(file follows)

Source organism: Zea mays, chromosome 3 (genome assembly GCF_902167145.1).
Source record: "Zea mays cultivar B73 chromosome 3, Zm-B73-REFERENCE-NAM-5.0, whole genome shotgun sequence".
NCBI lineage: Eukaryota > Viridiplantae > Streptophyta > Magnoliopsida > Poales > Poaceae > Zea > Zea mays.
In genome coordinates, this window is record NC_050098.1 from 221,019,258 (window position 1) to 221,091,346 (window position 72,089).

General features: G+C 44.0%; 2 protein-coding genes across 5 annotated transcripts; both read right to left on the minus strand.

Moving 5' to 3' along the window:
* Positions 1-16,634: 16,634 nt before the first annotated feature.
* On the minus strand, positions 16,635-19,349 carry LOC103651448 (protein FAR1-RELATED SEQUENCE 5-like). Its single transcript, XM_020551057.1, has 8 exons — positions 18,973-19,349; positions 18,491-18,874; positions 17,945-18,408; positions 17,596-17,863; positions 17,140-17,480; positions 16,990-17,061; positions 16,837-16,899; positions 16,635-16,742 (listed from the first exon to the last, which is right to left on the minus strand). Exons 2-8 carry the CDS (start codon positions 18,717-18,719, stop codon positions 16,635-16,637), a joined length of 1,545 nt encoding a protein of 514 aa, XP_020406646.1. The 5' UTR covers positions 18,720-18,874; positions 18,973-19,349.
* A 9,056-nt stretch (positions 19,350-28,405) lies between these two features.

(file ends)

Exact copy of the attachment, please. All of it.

Source organism: Zea mays, chromosome 3 (genome assembly GCF_902167145.1).
Source record: "Zea mays cultivar B73 chromosome 3, Zm-B73-REFERENCE-NAM-5.0, whole genome shotgun sequence".
NCBI lineage: Eukaryota > Viridiplantae > Streptophyta > Magnoliopsida > Poales > Poaceae > Zea > Zea mays.
In genome coordinates, this window is record NC_050098.1 from 221,019,258 (window position 1) to 221,091,346 (window position 72,089).

General features: G+C 44.0%; 2 protein-coding genes across 5 annotated transcripts; both read right to left on the minus strand.

Moving 5' to 3' along the window:
* Positions 1-16,634: 16,634 nt before the first annotated feature.
* On the minus strand, positions 16,635-19,349 carry LOC103651448 (protein FAR1-RELATED SEQUENCE 5-like). Its single transcript, XM_020551057.1, has 8 exons — positions 18,973-19,349; positions 18,491-18,874; positions 17,945-18,408; positions 17,596-17,863; positions 17,140-17,480; positions 16,990-17,061; positions 16,837-16,899; positions 16,635-16,742 (listed from the first exon to the last, which is right to left on the minus strand). Exons 2-8 carry the CDS (start codon positions 18,717-18,719, stop codon positions 16,635-16,637), a joined length of 1,545 nt encoding a protein of 514 aa, XP_020406646.1. The 5' UTR covers positions 18,720-18,874; positions 18,973-19,349.
* A 9,056-nt stretch (positions 19,350-28,405) lies between these two features.